Recipe techniques

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Joined: 24 Jan 2010, 23:23

Recipe techniques

Post by ChrisGreaves »

I do not know how you make bread – by hand/machine; powdered yeast/yeast plant; wholewheat/bread flour etc, but when I moved to Bonavista my bread-making was dismal. I have tracked down the problems and thought you might be interested not in my solutions – which are unique to me and Bonavista – but in the method of solution.

I have two principles in cooking, based on my mother’s admonition to “play with your food”, which was her way of saying, “Experiment!”
(1) Every recipe (including your/my bread-making recipe) has a finite number of variable factors: ingredients, amounts, cooking time, oven temperature, rack height, and so on. There may seem to be a great many, but the number is not limitless.
(2) Eat my mistakes. If my bread fails to rise, I can use chunks as a substitute for dumplings in my lunchtime soup. If the loaf overbakes, I can use the six sides of crust for croutons, and use the interior as bread. If all else fails, I can put it out as a huge lump for the birds and enjoy watching them peck away on my back lawn.
Making myself eat my mistakes is a motivation for adjusting the recipe to find an improved method.

(a) Bonavista water is heavily-chlorinated. I knew that the town had a permanent boil-water alert, but thought that this was for stray bacteria. Bacteria did not worry me because I figured that my yeast animals would eat the bacteria for lunch. Once chlorination dawned on me, I started boiling the tap water and my bread improved. An obvious step then was to harvest rain-water from the roof (and that led to my large-scale harvesting of rain-water for all my non-bathing needs)

(b) Bread-rising was very slow until my first electricity bill came in alongside a heating-oil bill for $800, at which time I closed off all but two rooms. Cabin-living for me! Then it dawned on me that the kitchen had no heating, so I thought to bring my yeast-animals en dough out of the 7c kitchen into the 20c living-room. Better rising.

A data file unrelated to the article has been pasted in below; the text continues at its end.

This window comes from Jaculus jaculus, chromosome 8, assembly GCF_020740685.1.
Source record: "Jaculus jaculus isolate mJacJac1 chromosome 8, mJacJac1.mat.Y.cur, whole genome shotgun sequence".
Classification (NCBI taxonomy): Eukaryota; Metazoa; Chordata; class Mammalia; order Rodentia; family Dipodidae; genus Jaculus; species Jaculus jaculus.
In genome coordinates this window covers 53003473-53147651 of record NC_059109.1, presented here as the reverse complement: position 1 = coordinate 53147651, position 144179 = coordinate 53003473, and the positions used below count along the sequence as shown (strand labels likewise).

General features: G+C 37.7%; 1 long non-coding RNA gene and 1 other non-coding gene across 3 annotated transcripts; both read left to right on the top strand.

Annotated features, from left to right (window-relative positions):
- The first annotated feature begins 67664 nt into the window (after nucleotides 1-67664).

(c) My recipe and method for baking bread had been working for seven years in downtown Toronto, so I knew that the ingredients/mix was OK. My latest experiment is to mix the dough first thing in the morning, leave it for most of the day in the living-room, then mix it again (the kneading process) and set it out to rise overnight. My fear of it over-rising and hence over-flowing was eased by putting the loaf-pan on a large, rimmed baking-tray – easy enough to rinse off put out for the birds if an accident did happen.
There is more, but you get the idea; I changed one variable at a time to push forward towards a decent loaf
I am now back in the habit of a 24-hour schedule for bread-making. The dough I mixed Tuesday morning rose overnight and went into a 350c oven Wednesday morning. Another perfect loaf (whole-wheat Bread and multi-grain bread flour) AND my kitchen was warmed up somewhat in the process.

My message is “List as many factors as you can, then try changing them, but change only one at a time, to isolate the causes of failure factors that lead to success.

Cheers and Munchies
We hate change, but love variety.